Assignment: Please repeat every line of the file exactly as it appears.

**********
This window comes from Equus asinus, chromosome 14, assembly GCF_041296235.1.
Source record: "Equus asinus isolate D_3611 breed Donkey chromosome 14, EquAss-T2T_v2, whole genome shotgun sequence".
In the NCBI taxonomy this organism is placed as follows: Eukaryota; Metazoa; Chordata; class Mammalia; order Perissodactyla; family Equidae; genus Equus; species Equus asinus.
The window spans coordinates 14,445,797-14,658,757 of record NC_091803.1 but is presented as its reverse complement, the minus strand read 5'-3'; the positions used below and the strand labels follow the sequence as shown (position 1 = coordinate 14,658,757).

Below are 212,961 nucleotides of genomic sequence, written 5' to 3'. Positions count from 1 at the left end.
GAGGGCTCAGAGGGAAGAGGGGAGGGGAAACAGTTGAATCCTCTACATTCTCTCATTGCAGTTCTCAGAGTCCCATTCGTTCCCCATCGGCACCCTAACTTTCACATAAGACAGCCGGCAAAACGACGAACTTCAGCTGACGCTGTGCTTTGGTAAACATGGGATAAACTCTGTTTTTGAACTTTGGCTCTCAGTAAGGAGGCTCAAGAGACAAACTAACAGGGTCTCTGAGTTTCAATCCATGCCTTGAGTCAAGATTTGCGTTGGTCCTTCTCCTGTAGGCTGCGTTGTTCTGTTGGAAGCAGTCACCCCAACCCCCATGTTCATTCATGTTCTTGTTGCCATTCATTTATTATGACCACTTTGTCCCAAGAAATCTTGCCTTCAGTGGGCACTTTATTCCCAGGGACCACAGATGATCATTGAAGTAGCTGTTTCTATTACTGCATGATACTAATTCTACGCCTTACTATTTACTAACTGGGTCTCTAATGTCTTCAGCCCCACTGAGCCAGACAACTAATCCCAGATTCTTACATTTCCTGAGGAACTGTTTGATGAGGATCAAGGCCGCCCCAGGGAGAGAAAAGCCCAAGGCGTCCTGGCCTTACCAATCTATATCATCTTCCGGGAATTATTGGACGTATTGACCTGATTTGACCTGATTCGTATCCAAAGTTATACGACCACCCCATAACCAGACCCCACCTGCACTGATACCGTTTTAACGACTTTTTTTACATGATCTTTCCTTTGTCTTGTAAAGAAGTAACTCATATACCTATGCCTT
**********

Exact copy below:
This window comes from Equus asinus, chromosome 14, assembly GCF_041296235.1.
Source record: "Equus asinus isolate D_3611 breed Donkey chromosome 14, EquAss-T2T_v2, whole genome shotgun sequence".
In the NCBI taxonomy this organism is placed as follows: Eukaryota; Metazoa; Chordata; class Mammalia; order Perissodactyla; family Equidae; genus Equus; species Equus asinus.
The window spans coordinates 14,445,797-14,658,757 of record NC_091803.1 but is presented as its reverse complement, the minus strand read 5'-3'; the positions used below and the strand labels follow the sequence as shown (position 1 = coordinate 14,658,757).

Below are 212,961 nucleotides of genomic sequence, written 5' to 3'. Positions count from 1 at the left end.
GAGGGCTCAGAGGGAAGAGGGGAGGGGAAACAGTTGAATCCTCTACATTCTCTCATTGCAGTTCTCAGAGTCCCATTCGTTCCCCATCGGCACCCTAACTTTCACATAAGACAGCCGGCAAAACGACGAACTTCAGCTGACGCTGTGCTTTGGTAAACATGGGATAAACTCTGTTTTTGAACTTTGGCTCTCAGTAAGGAGGCTCAAGAGACAAACTAACAGGGTCTCTGAGTTTCAATCCATGCCTTGAGTCAAGATTTGCGTTGGTCCTTCTCCTGTAGGCTGCGTTGTTCTGTTGGAAGCAGTCACCCCAACCCCCATGTTCATTCATGTTCTTGTTGCCATTCATTTATTATGACCACTTTGTCCCAAGAAATCTTGCCTTCAGTGGGCACTTTATTCCCAGGGACCACAGATGATCATTGAAGTAGCTGTTTCTATTACTGCATGATACTAATTCTACGCCTTACTATTTACTAACTGGGTCTCTAATGTCTTCAGCCCCACTGAGCCAGACAACTAATCCCAGATTCTTACATTTCCTGAGGAACTGTTTGATGAGGATCAAGGCCGCCCCAGGGAGAGAAAAGCCCAAGGCGTCCTGGCCTTACCAATCTATATCATCTTCCGGGAATTATTGGACGTATTGACCTGATTTGACCTGATTCGTATCCAAAGTTATACGACCACCCCATAACCAGACCCCACCTGCACTGATACCGTTTTAACGACTTTTTTTACATGATCTTTCCTTTGTCTTGTAAAGAAGTAACTCATATACCTATGCCTT